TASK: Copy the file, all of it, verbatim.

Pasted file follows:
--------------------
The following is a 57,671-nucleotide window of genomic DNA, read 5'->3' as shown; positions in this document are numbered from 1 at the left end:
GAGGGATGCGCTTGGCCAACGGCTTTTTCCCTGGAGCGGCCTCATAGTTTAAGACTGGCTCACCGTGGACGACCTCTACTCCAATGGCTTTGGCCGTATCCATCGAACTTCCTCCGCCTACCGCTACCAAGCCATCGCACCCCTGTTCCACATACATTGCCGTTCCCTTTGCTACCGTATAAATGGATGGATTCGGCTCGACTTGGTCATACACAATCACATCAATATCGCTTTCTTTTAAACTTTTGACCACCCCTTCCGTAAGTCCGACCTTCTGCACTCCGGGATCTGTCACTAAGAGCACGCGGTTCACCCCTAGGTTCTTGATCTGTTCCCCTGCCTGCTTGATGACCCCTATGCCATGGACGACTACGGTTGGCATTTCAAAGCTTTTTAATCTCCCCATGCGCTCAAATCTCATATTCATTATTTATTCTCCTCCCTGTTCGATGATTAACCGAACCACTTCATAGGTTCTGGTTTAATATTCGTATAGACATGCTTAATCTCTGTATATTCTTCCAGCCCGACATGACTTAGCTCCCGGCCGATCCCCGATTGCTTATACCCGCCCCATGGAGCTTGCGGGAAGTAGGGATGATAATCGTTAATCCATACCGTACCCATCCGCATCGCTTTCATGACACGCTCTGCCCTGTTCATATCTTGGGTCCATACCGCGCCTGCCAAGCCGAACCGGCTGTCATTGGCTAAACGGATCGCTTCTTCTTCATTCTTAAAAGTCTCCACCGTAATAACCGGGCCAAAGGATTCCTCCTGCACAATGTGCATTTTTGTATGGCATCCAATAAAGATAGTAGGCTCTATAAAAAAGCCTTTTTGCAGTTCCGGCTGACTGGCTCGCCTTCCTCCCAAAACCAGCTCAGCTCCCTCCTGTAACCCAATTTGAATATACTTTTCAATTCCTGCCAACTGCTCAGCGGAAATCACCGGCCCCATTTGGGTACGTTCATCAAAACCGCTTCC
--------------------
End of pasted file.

The following is a 57,671-nucleotide window of genomic DNA, read 5'->3' as shown; positions in this document are numbered from 1 at the left end:
GAGGGATGCGCTTGGCCAACGGCTTTTTCCCTGGAGCGGCCTCATAGTTTAAGACTGGCTCACCGTGGACGACCTCTACTCCAATGGCTTTGGCCGTATCCATCGAACTTCCTCCGCCTACCGCTACCAAGCCATCGCACCCCTGTTCCACATACATTGCCGTTCCCTTTGCTACCGTATAAATGGATGGATTCGGCTCGACTTGGTCATACACAATCACATCAATATCGCTTTCTTTTAAACTTTTGACCACCCCTTCCGTAAGTCCGACCTTCTGCACTCCGGGATCTGTCACTAAGAGCACGCGGTTCACCCCTAGGTTCTTGATCTGTTCCCCTGCCTGCTTGATGACCCCTATGCCATGGACGACTACGGTTGGCATTTCAAAGCTTTTTAATCTCCCCATGCGCTCAAATCTCATATTCATTATTTATTCTCCTCCCTGTTCGATGATTAACCGAACCACTTCATAGGTTCTGGTTTAATATTCGTATAGACATGCTTAATCTCTGTATATTCTTCCAGCCCGACATGACTTAGCTCCCGGCCGATCCCCGATTGCTTATACCCGCCCCATGGAGCTTGCGGGAAGTAGGGATGATAATCGTTAATCCATACCGTACCCATCCGCATCGCTTTCATGACACGCTCTGCCCTGTTCATATCTTGGGTCCATACCGCGCCTGCCAAGCCGAACCGGCTGTCATTGGCTAAACGGATCGCTTCTTCTTCATTCTTAAAAGTCTCCACCGTAATAACCGGGCCAAAGGATTCCTCCTGCACAATGTGCATTTTTGTATGGCATCCAATAAAGATAGTAGGCTCTATAAAAAAGCCTTTTTGCAGTTCCGGCTGACTGGCTCGCCTTCCTCCCAAAACCAGCTCAGCTCCCTCCTGTAACCCAATTTGAATATACTTTTCAATTCCTGCCAACTGCTCAGCGGAAATCACCGGCCCCATTTGGGTACGTTCATCAAAACCGCTTCC